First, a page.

12. The method of claim 8, comprising modifying at least one handover threshold for said at least one mobile unit when said at least one mobile unit camps on the first base station router.
13. The method of claim 12, wherein modifying said at least one handover threshold comprises modifying said at least one cell re-selection threshold such that said at least one mobile unit remains camped on the first base station router when a pilot signal strength associated with at least one second base station router exceeds the pilot signal strength associated with the first base station router.
14. A method implemented in a first base station router, comprising:
deploying the first base station router in a physical structure; and
estimating, in response to deployment of the first base station router in the physical structure, the dimensions of the physical structure based on a statistical representation of at least one active or idle mode event associated with the first base station router.
15. The method of claim 14, comprising determining a transmission power for a pilot signal transmitted by the first base station router, the transmission power being determined based upon a number of mobile units that are camped on the first base station router and the estimated dimensions of the physical structure.
16. The method of claim 15, wherein determining the transmission power for the pilot signal comprises selecting a minimum value of the transmission power based upon the estimated dimensions of the physical structure and setting the transmission power at the selected minimum value when no mobile units are camped on the first base station router.
17. The method of claim 15, wherein determining the transmission power for the pilot signal comprises selecting a radiation pattern for transmitting the pilot signal based upon the estimated dimensions of the physical structure.
18. The method of claim 15, comprising selecting a time interval for transmitting the pilot signal when no mobile units are camped on the first base station router and transmitting the pilot signal at the selected transmission power during the selected time intervals.
19. The method of claim 16, wherein determining the transmission power for the pilot signal comprises setting the transmission power at a value that is higher than the selected minimum value when at least one mobile unit is camped on the first base station router, decreasing the transmission power when said at least one mobile unit is in an idle mode, and increasing the transmission power when said at least one mobile unit is in an active mode.
20. The method of claim 14, wherein estimating the dimensions of the physical structure comprises determining the statistical representation of at least one active or idle mode event based on handover attempts performed by at least one of mobile unit that is registered with the first base station router or an unregistered mobile unit.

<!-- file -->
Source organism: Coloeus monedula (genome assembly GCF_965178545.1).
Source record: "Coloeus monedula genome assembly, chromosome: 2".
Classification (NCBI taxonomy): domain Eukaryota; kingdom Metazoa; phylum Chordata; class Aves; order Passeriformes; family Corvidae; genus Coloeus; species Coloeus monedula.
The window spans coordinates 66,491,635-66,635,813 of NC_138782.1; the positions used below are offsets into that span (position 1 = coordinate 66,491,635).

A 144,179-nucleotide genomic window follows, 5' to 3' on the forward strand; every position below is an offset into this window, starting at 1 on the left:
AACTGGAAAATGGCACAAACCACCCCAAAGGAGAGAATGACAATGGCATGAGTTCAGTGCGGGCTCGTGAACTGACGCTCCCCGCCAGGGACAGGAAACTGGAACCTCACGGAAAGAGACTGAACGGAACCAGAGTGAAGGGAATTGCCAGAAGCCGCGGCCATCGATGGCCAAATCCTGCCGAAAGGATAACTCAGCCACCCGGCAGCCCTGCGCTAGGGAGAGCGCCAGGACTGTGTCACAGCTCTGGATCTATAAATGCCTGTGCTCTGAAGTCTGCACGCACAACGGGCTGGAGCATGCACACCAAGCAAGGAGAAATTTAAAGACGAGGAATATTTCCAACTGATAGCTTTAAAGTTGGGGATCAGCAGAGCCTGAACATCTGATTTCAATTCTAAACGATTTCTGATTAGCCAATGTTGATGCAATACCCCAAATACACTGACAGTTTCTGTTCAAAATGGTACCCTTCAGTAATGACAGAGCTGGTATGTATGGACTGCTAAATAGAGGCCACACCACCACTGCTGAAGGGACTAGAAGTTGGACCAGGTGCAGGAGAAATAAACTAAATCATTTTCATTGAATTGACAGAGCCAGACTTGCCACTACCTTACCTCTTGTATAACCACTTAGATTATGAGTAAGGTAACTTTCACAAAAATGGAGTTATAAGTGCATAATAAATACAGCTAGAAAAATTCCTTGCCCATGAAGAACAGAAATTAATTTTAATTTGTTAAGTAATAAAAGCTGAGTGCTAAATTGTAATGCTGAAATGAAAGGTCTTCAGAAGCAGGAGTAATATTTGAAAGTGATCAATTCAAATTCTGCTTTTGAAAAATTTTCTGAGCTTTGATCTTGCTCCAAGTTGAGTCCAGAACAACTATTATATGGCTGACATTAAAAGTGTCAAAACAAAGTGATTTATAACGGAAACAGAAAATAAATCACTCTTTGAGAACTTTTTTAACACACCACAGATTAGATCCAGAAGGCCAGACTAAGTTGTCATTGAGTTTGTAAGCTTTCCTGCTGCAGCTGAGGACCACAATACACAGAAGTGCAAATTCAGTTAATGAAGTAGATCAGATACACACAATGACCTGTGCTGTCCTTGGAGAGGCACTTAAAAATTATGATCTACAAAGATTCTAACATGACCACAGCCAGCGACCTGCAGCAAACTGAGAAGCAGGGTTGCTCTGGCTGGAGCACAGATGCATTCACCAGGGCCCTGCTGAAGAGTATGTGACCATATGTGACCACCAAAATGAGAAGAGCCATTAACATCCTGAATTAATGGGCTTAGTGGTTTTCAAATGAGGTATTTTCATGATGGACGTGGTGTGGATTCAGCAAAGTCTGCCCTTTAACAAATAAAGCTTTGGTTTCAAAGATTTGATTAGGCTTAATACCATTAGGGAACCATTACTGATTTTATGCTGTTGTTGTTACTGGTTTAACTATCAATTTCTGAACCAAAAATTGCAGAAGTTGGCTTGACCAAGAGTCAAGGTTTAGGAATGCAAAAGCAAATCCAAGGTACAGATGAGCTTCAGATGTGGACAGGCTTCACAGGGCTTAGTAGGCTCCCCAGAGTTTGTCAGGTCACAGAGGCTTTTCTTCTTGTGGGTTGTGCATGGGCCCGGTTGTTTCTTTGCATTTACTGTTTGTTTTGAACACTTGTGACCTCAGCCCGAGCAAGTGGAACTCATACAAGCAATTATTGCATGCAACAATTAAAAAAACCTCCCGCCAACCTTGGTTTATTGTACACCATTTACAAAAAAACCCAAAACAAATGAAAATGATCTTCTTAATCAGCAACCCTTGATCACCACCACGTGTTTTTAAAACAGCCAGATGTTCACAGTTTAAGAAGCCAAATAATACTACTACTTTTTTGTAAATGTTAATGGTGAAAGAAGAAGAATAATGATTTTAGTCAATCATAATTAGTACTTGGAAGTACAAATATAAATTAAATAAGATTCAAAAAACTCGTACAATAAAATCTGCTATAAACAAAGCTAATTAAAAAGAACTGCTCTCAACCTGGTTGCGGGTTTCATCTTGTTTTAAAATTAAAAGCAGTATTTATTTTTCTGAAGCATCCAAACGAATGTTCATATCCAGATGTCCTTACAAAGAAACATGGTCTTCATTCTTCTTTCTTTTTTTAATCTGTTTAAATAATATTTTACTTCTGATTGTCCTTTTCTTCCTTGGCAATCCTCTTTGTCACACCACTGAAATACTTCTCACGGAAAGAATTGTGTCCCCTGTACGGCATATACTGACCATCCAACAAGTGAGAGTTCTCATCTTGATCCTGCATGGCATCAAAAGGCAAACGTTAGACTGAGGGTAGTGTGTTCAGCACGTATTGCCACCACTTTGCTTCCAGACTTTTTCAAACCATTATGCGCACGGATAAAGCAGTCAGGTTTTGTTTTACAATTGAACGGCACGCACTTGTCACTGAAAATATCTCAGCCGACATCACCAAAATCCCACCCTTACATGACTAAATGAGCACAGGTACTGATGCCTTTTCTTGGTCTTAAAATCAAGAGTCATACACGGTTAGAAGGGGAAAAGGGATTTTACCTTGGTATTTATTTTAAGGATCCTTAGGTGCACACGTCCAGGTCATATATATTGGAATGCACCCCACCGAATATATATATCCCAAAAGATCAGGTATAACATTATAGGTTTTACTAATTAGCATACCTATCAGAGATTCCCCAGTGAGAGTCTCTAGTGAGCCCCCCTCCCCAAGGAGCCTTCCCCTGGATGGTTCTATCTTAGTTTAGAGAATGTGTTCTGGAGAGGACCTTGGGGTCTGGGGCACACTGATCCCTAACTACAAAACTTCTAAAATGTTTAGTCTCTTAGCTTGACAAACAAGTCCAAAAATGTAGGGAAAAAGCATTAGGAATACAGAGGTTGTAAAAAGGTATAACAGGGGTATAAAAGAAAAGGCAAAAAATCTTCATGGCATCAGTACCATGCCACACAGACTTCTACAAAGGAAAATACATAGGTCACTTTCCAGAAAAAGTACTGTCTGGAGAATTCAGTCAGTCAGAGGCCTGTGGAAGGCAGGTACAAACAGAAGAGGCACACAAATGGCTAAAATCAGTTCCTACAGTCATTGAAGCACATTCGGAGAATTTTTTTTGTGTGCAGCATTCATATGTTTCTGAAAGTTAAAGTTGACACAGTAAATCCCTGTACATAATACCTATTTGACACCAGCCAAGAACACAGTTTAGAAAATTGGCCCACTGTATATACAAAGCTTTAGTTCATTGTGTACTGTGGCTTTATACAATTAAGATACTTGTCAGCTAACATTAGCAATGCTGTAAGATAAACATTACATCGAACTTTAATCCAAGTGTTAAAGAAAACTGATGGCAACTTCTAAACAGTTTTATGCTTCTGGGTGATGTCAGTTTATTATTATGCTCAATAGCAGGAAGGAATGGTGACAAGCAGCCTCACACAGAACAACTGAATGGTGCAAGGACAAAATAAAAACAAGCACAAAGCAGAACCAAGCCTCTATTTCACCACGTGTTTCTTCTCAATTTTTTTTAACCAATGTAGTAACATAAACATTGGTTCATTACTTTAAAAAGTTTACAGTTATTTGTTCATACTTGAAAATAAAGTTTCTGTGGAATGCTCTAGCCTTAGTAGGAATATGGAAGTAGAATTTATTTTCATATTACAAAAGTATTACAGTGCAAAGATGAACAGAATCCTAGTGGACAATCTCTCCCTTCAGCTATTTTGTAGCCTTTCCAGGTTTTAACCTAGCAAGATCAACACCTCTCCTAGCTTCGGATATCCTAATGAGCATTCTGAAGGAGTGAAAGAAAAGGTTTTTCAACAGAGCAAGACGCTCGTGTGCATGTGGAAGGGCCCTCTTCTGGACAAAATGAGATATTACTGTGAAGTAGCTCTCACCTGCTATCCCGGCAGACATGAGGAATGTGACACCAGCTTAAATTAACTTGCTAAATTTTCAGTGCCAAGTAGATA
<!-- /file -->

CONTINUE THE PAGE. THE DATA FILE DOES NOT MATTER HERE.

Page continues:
Description
CROSS REFERENCE TO RELATED APPLICATIONS

This application is related to “U.S. patent application Ser. No. 11/771,644, entitled “Method of Automatically Configuring a Home Base Station Router” filed on 29th Jun., 2007, herein incorporated by reference in its entirety for all purposes.”

BACKGROUND OF THE INVENTION

1. Field of the Invention

This invention relates generally to communication systems, and, more particularly, to wireless communication systems.

2. Description of the Related Art

Conventional wireless communication systems use a network of base stations to provide wireless connectivity to one or more mobile units. In some cases, the mobile units may initiate wireless communication with one or more base stations in the network, e.g., when the user of the mobile unit would like to initiate a voice or data call. Alternatively, the network may initiate the wireless communication link with the mobile unit. For example, in conventional hierarchical wireless communications, a server transmits voice and/or data destined for a target mobile unit to a central element such as such as a Radio Network Controller (RNC). The RNC may then transmit paging messages to the target mobile unit via one or more base stations. The target mobile unit may establish a wireless link to one or more of the base stations in response to receiving the page from the wireless communication system. A radio resource management function within the RNC receives the voice and/or data and coordinates the radio and time resources used by the set of base stations to transmit the information to the target mobile unit. The radio resource management function can perform fine grain control to allocate and release resources for broadcast transmission over a set of base stations.